Morgan Stanley (NYSE:MS) sees the Metaverse as an $8.3 trillion TAM in the U.S, depending on the level of its disruption. U.S. daily users of social media, streaming, and gaming already spend the total equivalent of about 11 billion days per year consuming digital media and about 14 billion annual days watching linear television. There are tremendous possibilities for consumer time to be diverted to the Metaverse. AAPL is going to be a critical player in the Metaverse space. AAPL already has an augmented reality site as part of its overall website. AR experiences are already being built for their App store, and APPL has a developer kit to accelerate the process for augmented reality experiences created for the iPad and iPhone.
Rumors are circling that AAPL is going to deliver AR and VR headsets in Q4 of 2022 with Wi-Fi 6 and 6E support. There are also reports that AAPL will also deliver smart glasses around 2025 and possibly an AR contact Lens after that. We don’t know how disruptive the Metaverse will be, but we know Meta Platforms (NASDAQ:FB) is all in, and AAPL is positioning to take a chunk of the TAM. We know that technology continuously evolves, and with the amount of capital thrown at the Metaverse, there will probably be a large adoption rate. AAPL will drive revenue and profits from hardware, the app store, and in-app purchases through the Metaverse.
AAPL is expected to enter the automobile market by 2025. There are reports that Kevin Lynch is making the push to make 2025 a reality. Whether AAPL can deliver a fully driverless car remains to be seen, but I wouldn’t bet against them. AAPL has been at the forefront of AI and ML for years with consumer products. AAPL has an unlimited war chest with $200 billion in cash on the books and generating $100 billion in FCF. AAPL can outspend the competition, and they are already a leader in software and application integration.
What is more likely to occur is that AAPL teams with a specific manufacturer for an AAPL car and creates an AAPL car package for the other manufacturers. I think AAPL wants to own the inside from the software that the car operates from to the in-car experience. AAPL will probably integrate their hardware products to sync with the car and make their software sought after by auto manufacturers. Many Tesla (NASDAQ:TSLA) fans will think this is crazy and discuss the countless miles of data collected from their vehicles. AAPL has been collecting data longer from the iPhone and already has the entire U.S mapped out.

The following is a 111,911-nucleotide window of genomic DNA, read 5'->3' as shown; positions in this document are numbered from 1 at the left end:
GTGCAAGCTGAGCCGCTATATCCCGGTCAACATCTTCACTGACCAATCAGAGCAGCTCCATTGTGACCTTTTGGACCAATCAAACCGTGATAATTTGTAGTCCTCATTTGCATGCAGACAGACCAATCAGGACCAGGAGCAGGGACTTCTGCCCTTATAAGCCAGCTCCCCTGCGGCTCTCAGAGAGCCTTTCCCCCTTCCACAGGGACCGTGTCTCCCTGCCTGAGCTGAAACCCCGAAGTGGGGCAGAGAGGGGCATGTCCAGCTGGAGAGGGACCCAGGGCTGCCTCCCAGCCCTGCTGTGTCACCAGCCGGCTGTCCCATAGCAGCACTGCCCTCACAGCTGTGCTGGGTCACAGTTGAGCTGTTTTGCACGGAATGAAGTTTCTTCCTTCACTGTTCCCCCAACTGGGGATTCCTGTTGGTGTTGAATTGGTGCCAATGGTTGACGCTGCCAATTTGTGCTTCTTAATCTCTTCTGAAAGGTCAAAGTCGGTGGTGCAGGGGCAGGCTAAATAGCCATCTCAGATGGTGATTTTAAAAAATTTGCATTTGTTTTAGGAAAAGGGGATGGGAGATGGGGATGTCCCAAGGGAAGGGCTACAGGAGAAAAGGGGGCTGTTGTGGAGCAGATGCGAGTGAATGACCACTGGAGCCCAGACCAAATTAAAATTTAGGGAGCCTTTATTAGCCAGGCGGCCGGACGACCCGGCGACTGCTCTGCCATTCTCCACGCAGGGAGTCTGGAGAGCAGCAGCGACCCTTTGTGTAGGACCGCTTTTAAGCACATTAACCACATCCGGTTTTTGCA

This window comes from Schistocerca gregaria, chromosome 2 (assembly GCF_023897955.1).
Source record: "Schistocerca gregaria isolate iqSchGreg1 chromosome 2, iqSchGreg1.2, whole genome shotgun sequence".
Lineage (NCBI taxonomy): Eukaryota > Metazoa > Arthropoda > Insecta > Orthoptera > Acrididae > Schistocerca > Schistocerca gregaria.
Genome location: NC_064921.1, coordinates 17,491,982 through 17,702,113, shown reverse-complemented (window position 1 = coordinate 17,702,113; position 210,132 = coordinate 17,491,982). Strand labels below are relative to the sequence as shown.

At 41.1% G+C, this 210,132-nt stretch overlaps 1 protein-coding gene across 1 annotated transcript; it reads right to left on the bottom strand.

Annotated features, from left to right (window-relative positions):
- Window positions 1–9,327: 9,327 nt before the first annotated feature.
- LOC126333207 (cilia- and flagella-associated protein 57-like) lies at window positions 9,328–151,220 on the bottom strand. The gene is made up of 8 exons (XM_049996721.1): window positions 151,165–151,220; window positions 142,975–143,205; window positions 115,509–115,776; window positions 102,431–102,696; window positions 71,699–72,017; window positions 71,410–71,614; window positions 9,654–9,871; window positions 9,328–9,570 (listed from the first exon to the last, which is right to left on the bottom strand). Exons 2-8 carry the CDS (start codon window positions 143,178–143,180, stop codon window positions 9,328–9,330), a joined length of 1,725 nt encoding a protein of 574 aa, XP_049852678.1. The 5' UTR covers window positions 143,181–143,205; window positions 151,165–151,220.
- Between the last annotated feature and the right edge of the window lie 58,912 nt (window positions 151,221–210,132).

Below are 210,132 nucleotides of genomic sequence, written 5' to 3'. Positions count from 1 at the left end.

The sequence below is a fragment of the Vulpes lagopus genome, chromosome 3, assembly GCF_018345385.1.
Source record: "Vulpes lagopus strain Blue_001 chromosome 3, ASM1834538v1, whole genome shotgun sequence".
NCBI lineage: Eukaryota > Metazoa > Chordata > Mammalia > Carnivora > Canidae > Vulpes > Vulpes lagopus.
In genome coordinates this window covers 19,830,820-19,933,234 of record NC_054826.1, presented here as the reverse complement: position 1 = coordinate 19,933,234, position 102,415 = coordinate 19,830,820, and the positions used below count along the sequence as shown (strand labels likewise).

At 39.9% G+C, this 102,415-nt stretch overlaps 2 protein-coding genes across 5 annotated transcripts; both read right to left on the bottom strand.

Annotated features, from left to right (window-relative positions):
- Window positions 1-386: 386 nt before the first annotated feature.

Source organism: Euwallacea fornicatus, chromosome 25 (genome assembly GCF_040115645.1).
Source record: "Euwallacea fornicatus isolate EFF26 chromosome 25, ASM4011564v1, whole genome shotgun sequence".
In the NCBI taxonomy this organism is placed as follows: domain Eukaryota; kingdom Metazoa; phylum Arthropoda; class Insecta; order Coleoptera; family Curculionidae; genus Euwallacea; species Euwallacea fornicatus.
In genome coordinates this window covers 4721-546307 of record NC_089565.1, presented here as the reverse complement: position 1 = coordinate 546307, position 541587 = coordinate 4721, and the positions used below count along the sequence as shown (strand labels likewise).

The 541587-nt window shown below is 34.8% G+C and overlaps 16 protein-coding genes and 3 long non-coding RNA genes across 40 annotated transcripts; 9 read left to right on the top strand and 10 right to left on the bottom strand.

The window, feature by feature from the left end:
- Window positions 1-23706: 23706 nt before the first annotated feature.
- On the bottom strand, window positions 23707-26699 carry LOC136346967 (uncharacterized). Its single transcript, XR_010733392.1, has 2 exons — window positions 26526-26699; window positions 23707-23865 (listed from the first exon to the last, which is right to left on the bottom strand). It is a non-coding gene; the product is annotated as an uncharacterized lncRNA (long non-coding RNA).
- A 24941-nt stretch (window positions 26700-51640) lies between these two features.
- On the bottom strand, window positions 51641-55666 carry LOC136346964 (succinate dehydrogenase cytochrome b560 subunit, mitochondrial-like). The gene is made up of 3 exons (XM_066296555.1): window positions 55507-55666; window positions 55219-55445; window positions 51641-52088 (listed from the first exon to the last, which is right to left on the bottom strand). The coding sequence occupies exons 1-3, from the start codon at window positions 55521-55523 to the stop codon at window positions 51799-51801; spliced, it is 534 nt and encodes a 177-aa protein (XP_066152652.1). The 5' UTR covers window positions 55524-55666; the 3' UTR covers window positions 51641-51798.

Lastly, I think Services will continue to drive revenue. Over the past four years, Service’s quarterly revenue has increased by $10.39 billion (113.78%) from $9.13 billion to $19.52 billion. In Q1 2019, Services revenue increased by 19.13% YoY, then by 16.92% YoY in 2020, 23.96% YoY in 2021, and recently by 23.82% YoY in 2022. Over the past 4 quarters, the QoQ Services growth rate was 5.5%, as $19.52 billion of revenue was generated in Q1 2022. If I extrapolated, this out Services would generate $20.59 billion in Q2, $21.72 billion in Q3, and $22.92 billion in Q4 for a total of $84.74 billion in revenue for the 2022 fiscal year. If the average QoQ growth rate was to drop to 4%, this would put the annual revenue for services in 2023 at $101.21 billion and $118.4 billion in 2024. When you think about the possibilities from the Metaverse and even the automobile industry, which is more speculative at this point, these two sectors could drive additional revenue reoccurring in the Services division. 2023 could be when Services become a $100 billion revenue segment. Hypothetically, if I speculate and say that Services does reach $84.74 billion in 2022, then has a 3% QoQ growth rate through 2029, its 2029 revenue would be $200.74 billion.
Geopolitical tensions are extreme, and the threat of China invading Taiwan must be looked at as a possible outcome. If China does invade Taiwan, then we’re going to have much bigger problems than AAPL’s stock price. For those of us interested in finance, this scenario would drastically impact APPL, but the extent is uncertain. There is no telling how deep the initial impacts would affect AAPL’s share price in the near term, and it’s always a possibility that AAPL could decline to $100 or lower. Personally, I believe if China was going to invade, they would have already acted. China is on track to become the world’s largest economy by 2028, and invading Taiwan would significantly impact its future goals. I think China has evaluated the global response to Russia and hopefully has decided not to move forward.
I think AAPL is a buy here as it’s roughly 10% off its 52-week highs, but there could defiantly be better buying opportunities in the future. Long-term AAPL is the strongest company financially in the U.S and is on track to generate more than $100 billion in both net income and FCF in their 2022 fiscal year. The market wants EPS and FCF growth instead of hyper revenue growth, and AAPL can deliver on both fronts. AAPL can manufacture EPS growth without a single dollar of new profits in 2022 just by continuing its buyback program. Suppose we don’t get any more geopolitical surprises. In that case, I am estimating that AAPL will produce $380 billion in revenue, $105 billion in net income, $110 billion in FCF, and $6.63 in EPS for 2022, an increase of $0.96 in EPS per share or 16.93% YoY. Long-term, I think AAPL has multiple catalysts to help its shares reach $250 by 2024 if another world war doesn’t occur.